You might well be better off drinking urine,at least the Tibetans think so.
I tried Sip once recently (it was bought for me by a friend trying to wind me up!). I found it horrid – cloying and sweet-tasting.
Regarding that nutritionist no-no, coffee, I find this study reported today slightly cheering:
Relationship of coffee consumption with mortality
I know, I know, observational study, self reporting etc but I’m off to make myself a nice cup of coffee.
Watching various forms of pro international sport recently my wife and I are struck by the physiological frailty of modern sportspeople. You can see them taking on fluid between standing for the National anthems and the kickoff. At every break in play there they are sucking water.
Sheesh how do top flight marathon runners with drink stations every 5k or so manage? How about the Marathon des Sables through the Sahara?
I remember once as a teenager I ran 25km on a whim and got no water until about 8km from home. It was overcast, still and about 20C. I did not die. Bit gutted I just missed breaking 3hrs, that still hurts…
Nice to see AA Gill highlighting the misinterpretation of the total body water needs that has caused this modern affliction. Must away and ensure the blood level in my caffeine stream doesn’t get too high.
Anyway pure water is crap as a rehydration fluid. Generally it is the wrong pH for a start. Contains no glucose source, no electrolites. Considering it’s LD50 I feel consumption should be restricted for safety reasons.
Yes, I have a cup of caffeine now.
Bother, make that 25miles, was thinking too hard about distance from water source (a stream feeding a horse trough since you ask) to home in km.
I’m fascinated as to what impact the Consumer Protection Regs are going to have on this sort of thing – this is a clear, clear breach of them.
Thing is, there’s tons of stuff that could fall under them. Homeopathy, for one. I would *love* to see a test case there.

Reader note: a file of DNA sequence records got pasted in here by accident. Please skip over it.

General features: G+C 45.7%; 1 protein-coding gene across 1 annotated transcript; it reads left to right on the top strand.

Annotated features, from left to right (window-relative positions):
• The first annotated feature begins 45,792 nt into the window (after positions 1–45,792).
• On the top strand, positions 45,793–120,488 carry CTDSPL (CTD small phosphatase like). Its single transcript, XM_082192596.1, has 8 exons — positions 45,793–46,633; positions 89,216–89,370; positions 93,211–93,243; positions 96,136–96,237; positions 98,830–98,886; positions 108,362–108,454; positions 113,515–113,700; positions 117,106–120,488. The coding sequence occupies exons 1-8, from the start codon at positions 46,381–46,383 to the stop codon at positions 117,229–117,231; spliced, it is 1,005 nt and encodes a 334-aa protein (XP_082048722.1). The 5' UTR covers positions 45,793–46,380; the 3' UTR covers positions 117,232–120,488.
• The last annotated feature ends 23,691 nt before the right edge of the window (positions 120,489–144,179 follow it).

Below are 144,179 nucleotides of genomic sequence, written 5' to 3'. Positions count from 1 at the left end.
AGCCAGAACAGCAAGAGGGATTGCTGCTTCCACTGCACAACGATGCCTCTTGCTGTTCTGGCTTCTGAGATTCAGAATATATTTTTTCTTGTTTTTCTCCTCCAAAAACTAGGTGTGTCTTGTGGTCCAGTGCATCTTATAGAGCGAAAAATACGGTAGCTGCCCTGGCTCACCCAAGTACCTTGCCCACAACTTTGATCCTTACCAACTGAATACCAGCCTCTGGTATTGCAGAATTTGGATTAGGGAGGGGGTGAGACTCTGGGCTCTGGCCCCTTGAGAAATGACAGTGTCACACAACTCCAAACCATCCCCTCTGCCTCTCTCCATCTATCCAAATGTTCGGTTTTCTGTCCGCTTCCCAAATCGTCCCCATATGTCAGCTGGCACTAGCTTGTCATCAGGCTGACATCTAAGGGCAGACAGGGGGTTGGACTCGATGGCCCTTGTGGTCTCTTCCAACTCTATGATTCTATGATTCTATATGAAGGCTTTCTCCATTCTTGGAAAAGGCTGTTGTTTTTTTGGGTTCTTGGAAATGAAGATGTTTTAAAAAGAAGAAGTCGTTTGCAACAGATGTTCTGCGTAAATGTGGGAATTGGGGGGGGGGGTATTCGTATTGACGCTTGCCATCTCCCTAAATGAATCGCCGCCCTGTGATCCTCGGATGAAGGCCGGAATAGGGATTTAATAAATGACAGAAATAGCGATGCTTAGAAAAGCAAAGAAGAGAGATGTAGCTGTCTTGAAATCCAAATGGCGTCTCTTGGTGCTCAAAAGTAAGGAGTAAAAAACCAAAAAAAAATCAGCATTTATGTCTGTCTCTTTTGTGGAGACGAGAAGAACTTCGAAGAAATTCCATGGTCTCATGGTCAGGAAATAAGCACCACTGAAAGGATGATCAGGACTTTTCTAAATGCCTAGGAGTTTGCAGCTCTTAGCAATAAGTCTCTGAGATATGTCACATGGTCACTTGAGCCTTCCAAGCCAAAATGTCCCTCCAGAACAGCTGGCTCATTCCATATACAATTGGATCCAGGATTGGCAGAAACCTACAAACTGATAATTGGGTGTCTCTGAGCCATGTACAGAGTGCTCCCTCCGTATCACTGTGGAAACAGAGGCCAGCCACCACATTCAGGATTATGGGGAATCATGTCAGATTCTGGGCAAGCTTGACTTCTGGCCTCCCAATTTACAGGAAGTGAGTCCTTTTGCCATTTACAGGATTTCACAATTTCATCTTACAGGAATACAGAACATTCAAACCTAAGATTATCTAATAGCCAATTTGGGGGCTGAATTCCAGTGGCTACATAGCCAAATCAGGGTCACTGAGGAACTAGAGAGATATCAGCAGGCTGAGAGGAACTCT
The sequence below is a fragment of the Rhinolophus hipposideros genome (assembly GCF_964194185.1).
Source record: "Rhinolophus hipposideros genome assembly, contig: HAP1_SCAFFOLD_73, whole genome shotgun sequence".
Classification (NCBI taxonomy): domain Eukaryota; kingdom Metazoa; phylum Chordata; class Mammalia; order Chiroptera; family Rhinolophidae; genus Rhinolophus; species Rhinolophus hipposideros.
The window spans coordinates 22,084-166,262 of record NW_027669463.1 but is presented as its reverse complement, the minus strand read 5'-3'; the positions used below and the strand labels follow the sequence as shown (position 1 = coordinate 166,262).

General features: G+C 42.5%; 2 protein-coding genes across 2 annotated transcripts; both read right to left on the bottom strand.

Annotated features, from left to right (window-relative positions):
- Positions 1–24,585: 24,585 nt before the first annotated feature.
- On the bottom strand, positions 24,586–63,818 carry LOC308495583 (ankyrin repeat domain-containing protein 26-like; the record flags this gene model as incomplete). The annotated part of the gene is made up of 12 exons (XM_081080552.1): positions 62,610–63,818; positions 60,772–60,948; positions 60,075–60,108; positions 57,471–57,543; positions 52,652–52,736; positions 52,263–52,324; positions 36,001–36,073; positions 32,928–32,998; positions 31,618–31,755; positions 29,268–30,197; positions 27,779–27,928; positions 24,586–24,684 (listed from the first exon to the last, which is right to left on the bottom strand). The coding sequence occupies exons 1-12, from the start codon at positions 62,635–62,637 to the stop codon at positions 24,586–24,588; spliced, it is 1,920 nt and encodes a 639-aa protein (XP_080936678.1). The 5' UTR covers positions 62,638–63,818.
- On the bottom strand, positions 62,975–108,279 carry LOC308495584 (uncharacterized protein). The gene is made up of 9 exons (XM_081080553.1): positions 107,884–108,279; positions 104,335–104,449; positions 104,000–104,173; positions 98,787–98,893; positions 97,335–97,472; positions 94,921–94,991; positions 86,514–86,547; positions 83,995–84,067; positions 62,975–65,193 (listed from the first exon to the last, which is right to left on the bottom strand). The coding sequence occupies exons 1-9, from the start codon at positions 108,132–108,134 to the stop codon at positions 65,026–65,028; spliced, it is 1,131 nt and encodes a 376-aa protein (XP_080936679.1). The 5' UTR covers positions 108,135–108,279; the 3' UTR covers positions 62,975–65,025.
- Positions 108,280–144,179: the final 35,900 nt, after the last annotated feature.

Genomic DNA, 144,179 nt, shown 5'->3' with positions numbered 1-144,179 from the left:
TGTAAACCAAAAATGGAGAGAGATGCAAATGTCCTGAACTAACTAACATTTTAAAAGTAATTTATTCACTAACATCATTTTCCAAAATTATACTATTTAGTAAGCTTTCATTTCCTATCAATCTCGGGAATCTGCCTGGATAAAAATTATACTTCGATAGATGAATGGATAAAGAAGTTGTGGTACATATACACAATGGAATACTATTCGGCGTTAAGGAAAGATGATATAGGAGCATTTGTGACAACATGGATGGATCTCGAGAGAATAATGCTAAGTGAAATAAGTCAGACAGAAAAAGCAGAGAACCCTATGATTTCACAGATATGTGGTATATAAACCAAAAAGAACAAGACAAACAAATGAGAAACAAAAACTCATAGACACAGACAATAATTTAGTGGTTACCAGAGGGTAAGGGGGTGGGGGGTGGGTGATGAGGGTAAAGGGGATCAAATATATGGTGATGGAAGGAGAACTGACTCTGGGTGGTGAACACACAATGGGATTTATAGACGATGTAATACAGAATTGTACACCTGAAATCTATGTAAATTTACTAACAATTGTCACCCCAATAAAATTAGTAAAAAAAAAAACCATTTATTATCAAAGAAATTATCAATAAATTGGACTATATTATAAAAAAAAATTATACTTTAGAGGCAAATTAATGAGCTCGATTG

“[M]odels and people who want to live in Notting Hill Gate are, in fact, not like the rest of us, but a higher form of amphibian in constant need of hydration. If they don’t drink a litre an hour, they will shrivel into cockney market traders.”
Hasn’t Gill spilt the illuminati beans on this?
Bull**** aside; I have to say that none of the flavoured water brands in the AA Gill article came off particularly well, did they?
As a fan of his acerbic wit, I’d expect nothing less from him and in fact think sip actually got off very lightly in his summation of them as ‘girly’.
I thought his descriptions of Vitamin Water looking like ‘reused cough mixture’, Firefly Water as ‘scandinavian antifreeze’ and VWater as ‘chemically magic’ were hilarious !
As far as I can tell, the big difference with sip and the other brands named by aa gill in that article is that sip do not use artificial preservatives etc – which the others do.
I’m not a lawyer, but I’d be concerned about using words like ‘unethical’ and ‘unnatural’ if that is the case (*playing devil’s advocate) as this clearly does not apply to the actual ingredients…
Well lets be clear.
What is natural about obtaining your fluid intake and vitamin needs through a £1.99 bottle of water that has been adulterated with antioxidants? This is not natural. It is the passtime of middle class know-nothings.
What is ethical about claiming that your product can improve your skin tone”? And ethical about asking people to believe that getting your fluids and vits in this way is somehow good for the environment?
Pure marketing bullshit.
I wonder what AA Gill makes of the plugs for the dubious “foods of the future” bolted onto the bottom of his column?
Hey – following up on this: I heard that this brand was bought by The Dragon Peter Jones no less! Mind you, can’t see the drink in any shops anymore – maybe he’s done us all a favour?!!